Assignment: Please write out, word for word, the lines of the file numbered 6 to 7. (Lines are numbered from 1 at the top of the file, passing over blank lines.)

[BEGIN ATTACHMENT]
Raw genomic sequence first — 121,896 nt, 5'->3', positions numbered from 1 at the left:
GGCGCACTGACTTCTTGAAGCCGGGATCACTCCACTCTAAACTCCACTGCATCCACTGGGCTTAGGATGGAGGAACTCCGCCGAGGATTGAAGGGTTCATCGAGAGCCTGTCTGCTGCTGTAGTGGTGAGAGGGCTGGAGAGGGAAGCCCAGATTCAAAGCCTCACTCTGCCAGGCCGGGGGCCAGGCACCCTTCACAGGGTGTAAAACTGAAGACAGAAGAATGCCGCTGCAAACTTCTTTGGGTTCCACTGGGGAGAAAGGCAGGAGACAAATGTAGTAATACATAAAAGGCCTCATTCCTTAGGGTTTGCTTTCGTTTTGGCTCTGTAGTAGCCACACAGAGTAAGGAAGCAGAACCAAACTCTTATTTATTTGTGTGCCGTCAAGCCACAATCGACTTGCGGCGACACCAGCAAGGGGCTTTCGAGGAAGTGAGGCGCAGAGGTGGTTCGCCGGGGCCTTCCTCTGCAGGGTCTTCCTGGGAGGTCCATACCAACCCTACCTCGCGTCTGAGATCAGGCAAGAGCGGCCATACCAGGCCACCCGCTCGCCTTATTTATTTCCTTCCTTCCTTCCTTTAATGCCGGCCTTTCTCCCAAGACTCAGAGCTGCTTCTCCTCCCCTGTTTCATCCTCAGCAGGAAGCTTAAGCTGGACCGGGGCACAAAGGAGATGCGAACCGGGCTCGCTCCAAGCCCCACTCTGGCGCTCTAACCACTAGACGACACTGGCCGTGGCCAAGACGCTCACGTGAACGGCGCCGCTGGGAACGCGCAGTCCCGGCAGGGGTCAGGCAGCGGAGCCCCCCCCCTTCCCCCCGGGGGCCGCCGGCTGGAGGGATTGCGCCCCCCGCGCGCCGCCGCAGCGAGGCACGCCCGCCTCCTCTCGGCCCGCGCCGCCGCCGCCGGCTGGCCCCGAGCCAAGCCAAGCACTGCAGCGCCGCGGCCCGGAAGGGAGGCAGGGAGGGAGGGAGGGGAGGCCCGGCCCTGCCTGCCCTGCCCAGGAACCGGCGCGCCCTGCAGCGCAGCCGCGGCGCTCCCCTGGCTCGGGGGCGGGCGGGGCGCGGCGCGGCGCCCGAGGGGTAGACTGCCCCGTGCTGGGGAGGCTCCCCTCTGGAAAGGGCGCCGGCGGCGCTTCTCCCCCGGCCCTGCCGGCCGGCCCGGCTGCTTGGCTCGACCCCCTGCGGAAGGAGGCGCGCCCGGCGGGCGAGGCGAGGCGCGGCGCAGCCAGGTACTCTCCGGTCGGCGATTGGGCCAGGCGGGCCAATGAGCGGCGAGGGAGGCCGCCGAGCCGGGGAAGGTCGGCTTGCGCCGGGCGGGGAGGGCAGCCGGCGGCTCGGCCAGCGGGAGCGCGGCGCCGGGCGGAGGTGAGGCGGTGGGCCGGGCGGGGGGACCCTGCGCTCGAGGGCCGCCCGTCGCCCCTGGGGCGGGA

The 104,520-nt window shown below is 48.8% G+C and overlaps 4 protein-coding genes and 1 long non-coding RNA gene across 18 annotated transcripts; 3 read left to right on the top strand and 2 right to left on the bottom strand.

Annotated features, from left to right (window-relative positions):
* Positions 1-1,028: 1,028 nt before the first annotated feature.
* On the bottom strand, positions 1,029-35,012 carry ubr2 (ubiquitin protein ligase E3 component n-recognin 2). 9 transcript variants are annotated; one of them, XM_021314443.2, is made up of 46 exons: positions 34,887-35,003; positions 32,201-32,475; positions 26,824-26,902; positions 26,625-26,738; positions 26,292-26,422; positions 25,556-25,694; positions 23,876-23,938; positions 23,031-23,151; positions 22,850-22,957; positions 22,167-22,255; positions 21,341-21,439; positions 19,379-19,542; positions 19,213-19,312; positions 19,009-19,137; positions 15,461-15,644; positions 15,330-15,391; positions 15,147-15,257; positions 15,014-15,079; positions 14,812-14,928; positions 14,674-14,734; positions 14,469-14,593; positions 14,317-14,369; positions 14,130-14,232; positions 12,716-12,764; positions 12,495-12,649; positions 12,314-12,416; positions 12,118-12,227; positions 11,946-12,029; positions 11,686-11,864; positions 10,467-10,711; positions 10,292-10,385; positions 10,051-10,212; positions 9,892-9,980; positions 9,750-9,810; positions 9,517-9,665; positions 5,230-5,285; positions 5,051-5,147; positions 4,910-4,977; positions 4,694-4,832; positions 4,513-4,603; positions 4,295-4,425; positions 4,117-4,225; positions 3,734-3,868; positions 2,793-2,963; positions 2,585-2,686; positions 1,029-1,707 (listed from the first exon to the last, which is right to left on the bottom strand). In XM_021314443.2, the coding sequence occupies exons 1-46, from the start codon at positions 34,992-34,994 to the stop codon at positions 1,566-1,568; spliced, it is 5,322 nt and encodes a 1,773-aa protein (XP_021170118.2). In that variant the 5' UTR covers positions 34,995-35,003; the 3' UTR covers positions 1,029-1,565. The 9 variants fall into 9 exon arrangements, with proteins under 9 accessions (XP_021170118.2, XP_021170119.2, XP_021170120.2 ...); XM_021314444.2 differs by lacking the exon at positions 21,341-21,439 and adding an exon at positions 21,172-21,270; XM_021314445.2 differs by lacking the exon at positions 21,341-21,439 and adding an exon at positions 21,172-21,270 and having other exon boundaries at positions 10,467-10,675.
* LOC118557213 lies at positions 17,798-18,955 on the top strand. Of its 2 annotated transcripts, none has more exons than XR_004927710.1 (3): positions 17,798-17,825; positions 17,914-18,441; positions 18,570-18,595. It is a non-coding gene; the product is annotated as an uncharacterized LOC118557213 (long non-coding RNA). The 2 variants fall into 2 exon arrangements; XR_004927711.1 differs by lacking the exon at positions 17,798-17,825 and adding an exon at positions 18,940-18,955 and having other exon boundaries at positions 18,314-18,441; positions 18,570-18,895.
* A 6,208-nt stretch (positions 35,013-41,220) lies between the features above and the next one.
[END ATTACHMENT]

* On the bottom strand, positions 1,029-35,012 carry ubr2 (ubiquitin protein ligase E3 component n-recognin 2). 9 transcript variants are annotated; one of them, XM_021314443.2, is made up of 46 exons: positions 34,887-35,003; positions 32,201-32,475; positions 26,824-26,902; positions 26,625-26,738; positions 26,292-26,422; positions 25,556-25,694; positions 23,876-23,938; positions 23,031-23,151; positions 22,850-22,957; positions 22,167-22,255; positions 21,341-21,439; positions 19,379-19,542; positions 19,213-19,312; positions 19,009-19,137; positions 15,461-15,644; positions 15,330-15,391; positions 15,147-15,257; positions 15,014-15,079; positions 14,812-14,928; positions 14,674-14,734; positions 14,469-14,593; positions 14,317-14,369; positions 14,130-14,232; positions 12,716-12,764; positions 12,495-12,649; positions 12,314-12,416; positions 12,118-12,227; positions 11,946-12,029; positions 11,686-11,864; positions 10,467-10,711; positions 10,292-10,385; positions 10,051-10,212; positions 9,892-9,980; positions 9,750-9,810; positions 9,517-9,665; positions 5,230-5,285; positions 5,051-5,147; positions 4,910-4,977; positions 4,694-4,832; positions 4,513-4,603; positions 4,295-4,425; positions 4,117-4,225; positions 3,734-3,868; positions 2,793-2,963; positions 2,585-2,686; positions 1,029-1,707 (listed from the first exon to the last, which is right to left on the bottom strand). In XM_021314443.2, the coding sequence occupies exons 1-46, from the start codon at positions 34,992-34,994 to the stop codon at positions 1,566-1,568; spliced, it is 5,322 nt and encodes a 1,773-aa protein (XP_021170118.2). In that variant the 5' UTR covers positions 34,995-35,003; the 3' UTR covers positions 1,029-1,565. The 9 variants fall into 9 exon arrangements, with proteins under 9 accessions (XP_021170118.2, XP_021170119.2, XP_021170120.2 ...); XM_021314444.2 differs by lacking the exon at positions 21,341-21,439 and adding an exon at positions 21,172-21,270; XM_021314445.2 differs by lacking the exon at positions 21,341-21,439 and adding an exon at positions 21,172-21,270 and having other exon boundaries at positions 10,467-10,675.
* LOC118557213 lies at positions 17,798-18,955 on the top strand. Of its 2 annotated transcripts, none has more exons than XR_004927710.1 (3): positions 17,798-17,825; positions 17,914-18,441; positions 18,570-18,595. It is a non-coding gene; the product is annotated as an uncharacterized LOC118557213 (long non-coding RNA). The 2 variants fall into 2 exon arrangements; XR_004927711.1 differs by lacking the exon at positions 17,798-17,825 and adding an exon at positions 18,940-18,955 and having other exon boundaries at positions 18,314-18,441; positions 18,570-18,895.